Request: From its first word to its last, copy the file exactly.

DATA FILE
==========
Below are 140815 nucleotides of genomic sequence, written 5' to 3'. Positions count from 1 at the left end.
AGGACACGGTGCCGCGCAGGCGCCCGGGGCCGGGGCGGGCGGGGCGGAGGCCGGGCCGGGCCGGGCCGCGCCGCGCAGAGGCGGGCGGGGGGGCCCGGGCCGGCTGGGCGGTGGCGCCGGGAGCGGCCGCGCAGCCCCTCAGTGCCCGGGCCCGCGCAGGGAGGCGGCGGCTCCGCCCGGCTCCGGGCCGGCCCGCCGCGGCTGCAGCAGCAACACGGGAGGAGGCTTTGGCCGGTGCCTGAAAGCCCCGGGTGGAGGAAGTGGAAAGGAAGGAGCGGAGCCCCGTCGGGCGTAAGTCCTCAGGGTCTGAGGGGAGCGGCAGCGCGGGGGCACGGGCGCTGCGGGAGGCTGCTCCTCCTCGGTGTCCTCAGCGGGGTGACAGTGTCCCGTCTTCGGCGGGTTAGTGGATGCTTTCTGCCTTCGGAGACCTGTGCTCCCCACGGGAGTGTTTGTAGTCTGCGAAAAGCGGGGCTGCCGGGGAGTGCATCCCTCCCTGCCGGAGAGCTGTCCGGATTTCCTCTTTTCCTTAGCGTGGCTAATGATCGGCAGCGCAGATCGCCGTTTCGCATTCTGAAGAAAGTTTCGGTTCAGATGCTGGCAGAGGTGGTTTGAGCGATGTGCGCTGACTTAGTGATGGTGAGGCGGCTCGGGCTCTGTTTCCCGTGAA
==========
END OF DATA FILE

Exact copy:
Below are 140815 nucleotides of genomic sequence, written 5' to 3'. Positions count from 1 at the left end.
AGGACACGGTGCCGCGCAGGCGCCCGGGGCCGGGGCGGGCGGGGCGGAGGCCGGGCCGGGCCGGGCCGCGCCGCGCAGAGGCGGGCGGGGGGGCCCGGGCCGGCTGGGCGGTGGCGCCGGGAGCGGCCGCGCAGCCCCTCAGTGCCCGGGCCCGCGCAGGGAGGCGGCGGCTCCGCCCGGCTCCGGGCCGGCCCGCCGCGGCTGCAGCAGCAACACGGGAGGAGGCTTTGGCCGGTGCCTGAAAGCCCCGGGTGGAGGAAGTGGAAAGGAAGGAGCGGAGCCCCGTCGGGCGTAAGTCCTCAGGGTCTGAGGGGAGCGGCAGCGCGGGGGCACGGGCGCTGCGGGAGGCTGCTCCTCCTCGGTGTCCTCAGCGGGGTGACAGTGTCCCGTCTTCGGCGGGTTAGTGGATGCTTTCTGCCTTCGGAGACCTGTGCTCCCCACGGGAGTGTTTGTAGTCTGCGAAAAGCGGGGCTGCCGGGGAGTGCATCCCTCCCTGCCGGAGAGCTGTCCGGATTTCCTCTTTTCCTTAGCGTGGCTAATGATCGGCAGCGCAGATCGCCGTTTCGCATTCTGAAGAAAGTTTCGGTTCAGATGCTGGCAGAGGTGGTTTGAGCGATGTGCGCTGACTTAGTGATGGTGAGGCGGCTCGGGCTCTGTTTCCCGTGAA